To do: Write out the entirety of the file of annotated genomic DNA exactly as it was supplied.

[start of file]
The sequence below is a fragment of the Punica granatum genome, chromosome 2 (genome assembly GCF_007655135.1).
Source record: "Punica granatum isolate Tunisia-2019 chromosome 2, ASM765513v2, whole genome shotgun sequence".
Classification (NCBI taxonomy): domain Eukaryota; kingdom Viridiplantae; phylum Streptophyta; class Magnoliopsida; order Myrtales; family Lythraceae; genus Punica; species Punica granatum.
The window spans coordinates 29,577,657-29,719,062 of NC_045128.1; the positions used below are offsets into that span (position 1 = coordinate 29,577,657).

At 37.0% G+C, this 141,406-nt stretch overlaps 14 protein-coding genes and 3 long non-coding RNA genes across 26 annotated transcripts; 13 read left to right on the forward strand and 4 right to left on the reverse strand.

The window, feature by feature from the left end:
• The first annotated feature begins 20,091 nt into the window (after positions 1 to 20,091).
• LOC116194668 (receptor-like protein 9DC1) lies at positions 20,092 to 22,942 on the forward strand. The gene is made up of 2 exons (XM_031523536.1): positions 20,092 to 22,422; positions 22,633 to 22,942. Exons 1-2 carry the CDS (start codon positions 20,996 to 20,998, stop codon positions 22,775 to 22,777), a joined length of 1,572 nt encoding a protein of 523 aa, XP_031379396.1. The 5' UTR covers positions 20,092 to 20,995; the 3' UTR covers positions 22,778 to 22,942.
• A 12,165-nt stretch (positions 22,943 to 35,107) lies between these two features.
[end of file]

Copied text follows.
The sequence below is a fragment of the Punica granatum genome, chromosome 2 (genome assembly GCF_007655135.1).
Source record: "Punica granatum isolate Tunisia-2019 chromosome 2, ASM765513v2, whole genome shotgun sequence".
Classification (NCBI taxonomy): domain Eukaryota; kingdom Viridiplantae; phylum Streptophyta; class Magnoliopsida; order Myrtales; family Lythraceae; genus Punica; species Punica granatum.
The window spans coordinates 29,577,657-29,719,062 of NC_045128.1; the positions used below are offsets into that span (position 1 = coordinate 29,577,657).

At 37.0% G+C, this 141,406-nt stretch overlaps 14 protein-coding genes and 3 long non-coding RNA genes across 26 annotated transcripts; 13 read left to right on the forward strand and 4 right to left on the reverse strand.

The window, feature by feature from the left end:
• The first annotated feature begins 20,091 nt into the window (after positions 1 to 20,091).
• LOC116194668 (receptor-like protein 9DC1) lies at positions 20,092 to 22,942 on the forward strand. The gene is made up of 2 exons (XM_031523536.1): positions 20,092 to 22,422; positions 22,633 to 22,942. Exons 1-2 carry the CDS (start codon positions 20,996 to 20,998, stop codon positions 22,775 to 22,777), a joined length of 1,572 nt encoding a protein of 523 aa, XP_031379396.1. The 5' UTR covers positions 20,092 to 20,995; the 3' UTR covers positions 22,778 to 22,942.
• A 12,165-nt stretch (positions 22,943 to 35,107) lies between these two features.